Impacts of post-fire salvage logging on soil chemistry, physical properties and bacterial community composition in a mixed-conifer forest in central Oregon Public Deposited

http://ir.library.oregonstate.edu/concern/graduate_thesis_or_dissertations/vd66w233k

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  • Land managers, scientists, and the interested public are confronted with uncertainty about the impacts of salvage logging on soil productivity. In recent years, stand-replacing wildfires in the western United States have increased in frequency, prompting the need to evaluate the effect of post-fire treatments on forest ecosystem recovery. This study examined whether compaction and subsoiling after post-fire salvage logging impacted the structure, metabolism, and function of soil bacterial communities, which were assessed using terminal restriction fragment length polymorphism (T-RFLP) and Biolog Ecoplates. Supporting data for these salvage logging effects included soil biological activities, soil chemistry, and physical soil properties in a mixed conifer forest in central Oregon. Post-fire salvage logging treatments had little effect on soil bacterial community richness, suggesting that soil bacteria in these post-fire landscapes are both tolerant of the occurrence of fires and resilient to disturbance. However, even though a statistically significant difference in bacterial species richness was not detected among treatments, a greater cumulative mean number of species was found across six sampling seasons in the compacted soil treatment compared to the fire-only and subsoiled treatments. This trend may be due to less predation on the soil bacteria by microbivores in the soil pores reduced in size by compaction. Additionally, there was a significant decline in the mean number of species after the spring 2007 sampling. A NMS ordination of the mean number of species suggested that the bacterial community composition changed after spring 2007. Furthermore, the lack of difference in mean number of species among treatments suggests that time since fire had a stronger effect on the structure of the soil bacterial community than did logging disturbance. Plant-available phosphorus and nitrogen concentrations were lower in the mechanically disturbed treatments than in the fire-only treatment. Soil respiration and soil phosphatase rates both were higher in the fire-only treatment. Mechanical disturbance may have long-lasting effects in an already nutrient limited system. No other differences among treatments for soil chemical properties were detected. Soil bulk density was lowest in the subsoiled treatment. Microbial community responses to burning and compaction caused by harvesting can be negative, neutral, or positive. While many factors, in addition to soil chemical and physical properties, affect the microbial community richness and functional diversity, our results support other recent studies showing that soil bacteria are resilient in disturbed environments.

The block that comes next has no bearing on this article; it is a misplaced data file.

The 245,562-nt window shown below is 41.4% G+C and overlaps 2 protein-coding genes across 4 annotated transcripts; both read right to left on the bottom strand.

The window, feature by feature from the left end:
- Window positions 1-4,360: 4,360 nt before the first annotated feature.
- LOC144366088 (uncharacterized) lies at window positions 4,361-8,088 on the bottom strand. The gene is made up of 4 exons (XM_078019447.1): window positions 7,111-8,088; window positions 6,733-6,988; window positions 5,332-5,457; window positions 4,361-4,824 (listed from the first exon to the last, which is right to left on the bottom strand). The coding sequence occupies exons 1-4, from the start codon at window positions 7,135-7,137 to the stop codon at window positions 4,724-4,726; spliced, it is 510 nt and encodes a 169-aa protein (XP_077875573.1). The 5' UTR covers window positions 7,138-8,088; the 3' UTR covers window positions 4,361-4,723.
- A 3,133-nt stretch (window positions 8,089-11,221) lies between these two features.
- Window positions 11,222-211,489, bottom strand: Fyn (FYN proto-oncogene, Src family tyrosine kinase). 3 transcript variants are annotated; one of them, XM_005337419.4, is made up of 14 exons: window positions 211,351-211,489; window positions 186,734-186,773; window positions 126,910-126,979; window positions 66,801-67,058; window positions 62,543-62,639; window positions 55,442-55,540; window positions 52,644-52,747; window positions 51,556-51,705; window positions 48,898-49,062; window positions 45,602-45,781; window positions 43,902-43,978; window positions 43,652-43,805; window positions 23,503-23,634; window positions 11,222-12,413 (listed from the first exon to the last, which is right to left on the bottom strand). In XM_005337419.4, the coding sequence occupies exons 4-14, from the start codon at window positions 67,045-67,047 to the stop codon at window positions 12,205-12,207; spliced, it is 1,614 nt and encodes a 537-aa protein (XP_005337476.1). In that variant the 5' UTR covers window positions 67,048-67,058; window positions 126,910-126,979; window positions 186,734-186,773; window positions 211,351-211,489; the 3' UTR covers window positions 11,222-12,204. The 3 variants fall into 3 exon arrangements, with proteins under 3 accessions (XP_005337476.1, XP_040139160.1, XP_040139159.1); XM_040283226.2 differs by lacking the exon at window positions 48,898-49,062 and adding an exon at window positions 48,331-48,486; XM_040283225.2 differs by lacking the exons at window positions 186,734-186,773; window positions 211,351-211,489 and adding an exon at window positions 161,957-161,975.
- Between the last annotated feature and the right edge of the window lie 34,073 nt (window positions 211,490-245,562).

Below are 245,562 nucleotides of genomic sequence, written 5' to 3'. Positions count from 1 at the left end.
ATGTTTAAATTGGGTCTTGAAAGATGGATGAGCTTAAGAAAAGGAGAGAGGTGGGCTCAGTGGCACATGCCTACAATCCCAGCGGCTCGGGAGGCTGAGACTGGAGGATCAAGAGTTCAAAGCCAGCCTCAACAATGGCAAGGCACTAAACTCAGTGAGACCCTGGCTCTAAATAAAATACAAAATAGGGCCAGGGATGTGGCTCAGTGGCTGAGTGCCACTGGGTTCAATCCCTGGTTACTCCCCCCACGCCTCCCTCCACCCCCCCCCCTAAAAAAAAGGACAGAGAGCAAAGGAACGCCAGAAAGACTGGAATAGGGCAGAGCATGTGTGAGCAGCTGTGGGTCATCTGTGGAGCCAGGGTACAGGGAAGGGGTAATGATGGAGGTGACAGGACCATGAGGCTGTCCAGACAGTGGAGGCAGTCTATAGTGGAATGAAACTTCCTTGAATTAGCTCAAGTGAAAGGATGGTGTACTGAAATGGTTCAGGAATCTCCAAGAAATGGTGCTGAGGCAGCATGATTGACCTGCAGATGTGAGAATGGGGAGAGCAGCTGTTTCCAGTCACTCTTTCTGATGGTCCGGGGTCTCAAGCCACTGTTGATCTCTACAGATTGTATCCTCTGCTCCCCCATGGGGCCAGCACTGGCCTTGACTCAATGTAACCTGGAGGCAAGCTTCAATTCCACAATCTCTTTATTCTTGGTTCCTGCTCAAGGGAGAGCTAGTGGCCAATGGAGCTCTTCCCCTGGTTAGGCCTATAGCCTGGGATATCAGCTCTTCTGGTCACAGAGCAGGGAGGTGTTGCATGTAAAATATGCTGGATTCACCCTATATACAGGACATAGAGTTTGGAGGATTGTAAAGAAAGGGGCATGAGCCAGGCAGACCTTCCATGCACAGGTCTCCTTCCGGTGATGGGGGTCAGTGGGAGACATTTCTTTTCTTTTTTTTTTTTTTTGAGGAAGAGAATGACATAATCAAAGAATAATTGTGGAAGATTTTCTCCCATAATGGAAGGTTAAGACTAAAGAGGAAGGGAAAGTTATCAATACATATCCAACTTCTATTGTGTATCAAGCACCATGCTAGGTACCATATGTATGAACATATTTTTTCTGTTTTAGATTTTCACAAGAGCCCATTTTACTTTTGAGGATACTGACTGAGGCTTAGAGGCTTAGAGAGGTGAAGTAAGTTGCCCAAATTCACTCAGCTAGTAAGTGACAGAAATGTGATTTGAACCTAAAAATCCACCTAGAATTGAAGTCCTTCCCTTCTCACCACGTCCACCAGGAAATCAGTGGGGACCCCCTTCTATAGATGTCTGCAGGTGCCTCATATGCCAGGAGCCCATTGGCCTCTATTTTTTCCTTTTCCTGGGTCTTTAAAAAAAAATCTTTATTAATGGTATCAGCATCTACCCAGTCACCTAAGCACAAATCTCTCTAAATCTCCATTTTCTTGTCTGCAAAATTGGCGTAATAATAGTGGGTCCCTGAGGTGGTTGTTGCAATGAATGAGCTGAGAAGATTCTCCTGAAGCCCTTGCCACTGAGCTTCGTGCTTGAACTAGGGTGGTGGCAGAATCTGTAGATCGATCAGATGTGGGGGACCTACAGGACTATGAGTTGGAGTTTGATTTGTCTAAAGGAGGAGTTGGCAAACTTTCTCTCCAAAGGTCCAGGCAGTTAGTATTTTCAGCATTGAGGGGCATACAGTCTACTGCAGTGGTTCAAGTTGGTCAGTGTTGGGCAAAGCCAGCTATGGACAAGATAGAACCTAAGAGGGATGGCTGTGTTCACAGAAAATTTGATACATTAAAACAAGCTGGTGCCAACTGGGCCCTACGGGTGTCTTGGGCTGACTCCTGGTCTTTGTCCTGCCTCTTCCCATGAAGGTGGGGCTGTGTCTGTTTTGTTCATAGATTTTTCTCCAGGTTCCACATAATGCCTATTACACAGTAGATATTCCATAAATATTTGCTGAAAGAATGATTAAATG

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  • description.provenance : Approved for entry into archive by Linda Kathman(linda.kathman@oregonstate.edu) on 2009-01-20T15:25:57Z (GMT) No. of bitstreams: 1 Jennings T Thesis.pdf: 394409 bytes, checksum: 034cde0fed39cc07edd5805f7f3c1ce4 (MD5)
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